UK government to replace GDPR with ‘truly bespoke’ data privacy regime

After pausing the Data Protection and Digital Information Bill, the government has announced plans to ditch the reforms and create an entirely new data privacy regime.

Britain will replace the European Union’s General Data Protection Regulation (GDPR) with a new “business- and consumer-friendly” data privacy regime, the new digital, culture, media and sport secretary Michelle Donelan has pledged.

Speaking at the annual Conservative Party conference this week, Donelan promised the new regime will be “simpler” and “clearer” for businesses to navigate.

“Our plan will protect consumer privacy and keep their data safe while retaining our data adequacy so that businesses can of course trade freely,” she said.

“No longer will our businesses be shackled by lots of unnecessary red tape.”

Under the previous government, GDPR was due to be replaced by the Data Protection and Digital Information Bill, which was to have its second reading in Parliament on 5 September. The proposals included measures which would change the consent requirement for cookies, extend the “soft opt-in” for marketing material to more organisations, and tighten rules around cold callers.

In June, when details of the bill were revealed, marketing and advertising organisations expressed concern about what the proposals would mean for the industry. While the Internet Advertising Bureau (IAB) UK said it was “cautiously positive” about aspects of the proposals, the Advertising Association said “risking the UK’s data adequacy decision from the EU would only serve to increase trade barriers”.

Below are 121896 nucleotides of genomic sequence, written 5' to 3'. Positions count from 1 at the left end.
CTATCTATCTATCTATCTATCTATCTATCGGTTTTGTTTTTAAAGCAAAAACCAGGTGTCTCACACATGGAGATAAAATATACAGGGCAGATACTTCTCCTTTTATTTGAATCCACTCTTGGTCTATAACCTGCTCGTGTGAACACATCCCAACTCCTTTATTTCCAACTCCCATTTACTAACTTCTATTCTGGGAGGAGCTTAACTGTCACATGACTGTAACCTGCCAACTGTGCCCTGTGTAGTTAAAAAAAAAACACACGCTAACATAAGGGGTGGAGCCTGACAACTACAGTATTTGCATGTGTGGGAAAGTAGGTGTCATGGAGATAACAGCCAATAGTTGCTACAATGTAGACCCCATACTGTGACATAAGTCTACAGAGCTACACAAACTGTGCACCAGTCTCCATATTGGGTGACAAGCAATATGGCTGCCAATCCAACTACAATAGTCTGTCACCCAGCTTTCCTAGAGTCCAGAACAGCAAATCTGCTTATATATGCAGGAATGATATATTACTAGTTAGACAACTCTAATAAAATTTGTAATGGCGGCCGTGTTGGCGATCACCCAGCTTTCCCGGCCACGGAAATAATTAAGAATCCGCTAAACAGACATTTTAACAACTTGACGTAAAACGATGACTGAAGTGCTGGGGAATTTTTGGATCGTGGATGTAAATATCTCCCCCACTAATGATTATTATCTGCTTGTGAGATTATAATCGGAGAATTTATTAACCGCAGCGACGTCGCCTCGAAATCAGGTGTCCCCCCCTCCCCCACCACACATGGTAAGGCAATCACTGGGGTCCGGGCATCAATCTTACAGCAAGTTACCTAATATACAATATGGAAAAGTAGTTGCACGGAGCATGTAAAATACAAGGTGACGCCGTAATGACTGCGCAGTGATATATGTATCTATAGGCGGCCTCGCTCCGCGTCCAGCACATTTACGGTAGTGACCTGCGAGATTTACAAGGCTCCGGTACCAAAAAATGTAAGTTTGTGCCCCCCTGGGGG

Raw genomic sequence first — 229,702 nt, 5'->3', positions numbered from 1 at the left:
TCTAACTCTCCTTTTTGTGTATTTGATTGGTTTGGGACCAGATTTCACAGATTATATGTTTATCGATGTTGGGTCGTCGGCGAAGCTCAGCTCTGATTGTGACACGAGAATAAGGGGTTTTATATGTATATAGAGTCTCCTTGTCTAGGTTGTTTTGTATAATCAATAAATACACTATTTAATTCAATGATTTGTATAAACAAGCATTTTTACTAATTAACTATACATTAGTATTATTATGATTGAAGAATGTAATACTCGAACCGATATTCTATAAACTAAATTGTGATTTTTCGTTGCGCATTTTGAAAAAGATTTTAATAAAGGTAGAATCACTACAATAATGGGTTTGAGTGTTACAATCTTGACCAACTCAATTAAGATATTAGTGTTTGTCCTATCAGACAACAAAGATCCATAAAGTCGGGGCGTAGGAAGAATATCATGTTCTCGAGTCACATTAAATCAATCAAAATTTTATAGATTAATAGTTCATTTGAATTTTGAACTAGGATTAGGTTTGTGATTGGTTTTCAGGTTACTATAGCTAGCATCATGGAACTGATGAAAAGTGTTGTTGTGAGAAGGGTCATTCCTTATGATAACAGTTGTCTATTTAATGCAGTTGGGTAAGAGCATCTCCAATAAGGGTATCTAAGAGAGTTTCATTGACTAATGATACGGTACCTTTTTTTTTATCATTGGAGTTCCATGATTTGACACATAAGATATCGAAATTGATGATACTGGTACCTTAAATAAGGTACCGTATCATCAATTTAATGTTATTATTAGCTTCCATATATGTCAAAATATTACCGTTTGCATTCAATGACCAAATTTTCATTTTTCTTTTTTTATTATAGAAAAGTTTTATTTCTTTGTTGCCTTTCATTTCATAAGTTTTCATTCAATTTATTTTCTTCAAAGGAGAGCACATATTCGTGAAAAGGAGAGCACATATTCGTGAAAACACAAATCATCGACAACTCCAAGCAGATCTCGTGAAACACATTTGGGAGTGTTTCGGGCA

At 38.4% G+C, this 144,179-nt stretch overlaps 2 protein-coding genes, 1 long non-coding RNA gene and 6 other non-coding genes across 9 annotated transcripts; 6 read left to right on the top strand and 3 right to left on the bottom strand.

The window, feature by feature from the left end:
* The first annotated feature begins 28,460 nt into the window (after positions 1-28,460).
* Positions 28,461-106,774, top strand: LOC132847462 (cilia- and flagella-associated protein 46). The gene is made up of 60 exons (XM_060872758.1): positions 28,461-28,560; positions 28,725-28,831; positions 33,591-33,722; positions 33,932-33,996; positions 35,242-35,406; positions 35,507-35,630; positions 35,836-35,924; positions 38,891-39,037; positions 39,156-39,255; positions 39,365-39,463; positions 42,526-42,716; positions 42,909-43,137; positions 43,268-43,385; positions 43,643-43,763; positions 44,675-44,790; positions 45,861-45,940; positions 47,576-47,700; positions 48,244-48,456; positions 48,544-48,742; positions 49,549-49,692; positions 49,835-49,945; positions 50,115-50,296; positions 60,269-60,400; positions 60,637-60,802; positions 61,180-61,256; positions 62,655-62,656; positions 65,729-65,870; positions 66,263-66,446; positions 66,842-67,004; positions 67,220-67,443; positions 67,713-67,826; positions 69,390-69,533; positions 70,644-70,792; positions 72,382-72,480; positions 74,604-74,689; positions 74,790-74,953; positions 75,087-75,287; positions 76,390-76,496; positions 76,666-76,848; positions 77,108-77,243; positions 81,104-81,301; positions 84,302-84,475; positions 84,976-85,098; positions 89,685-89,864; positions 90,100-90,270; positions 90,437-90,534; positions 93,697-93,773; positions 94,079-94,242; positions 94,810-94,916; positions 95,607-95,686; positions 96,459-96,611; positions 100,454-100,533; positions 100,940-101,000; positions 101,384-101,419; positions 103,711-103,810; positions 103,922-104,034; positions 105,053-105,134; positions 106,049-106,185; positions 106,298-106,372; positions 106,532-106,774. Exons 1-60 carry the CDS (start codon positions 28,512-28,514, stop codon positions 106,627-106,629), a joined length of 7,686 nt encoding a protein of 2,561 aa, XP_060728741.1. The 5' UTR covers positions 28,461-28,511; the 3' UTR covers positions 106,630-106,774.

However, the reform was put on pause when Liz Truss was announced as the new Conservative Party leader and prime minister last month.

According to Donelan, the government’s new plan is to create its own “truly bespoke” privacy rules, rather than reforming the existing system.

“Our new data protection plan will focus on growth and common sense, helping to prevent losses from cyber attacks and data breaches, while protecting data privacy,” she continued.

“This will allow us to reduce the needless regulations and business stifling elements, while taking the best bits from others around the world to form a truly bespoke, British system of data protection.”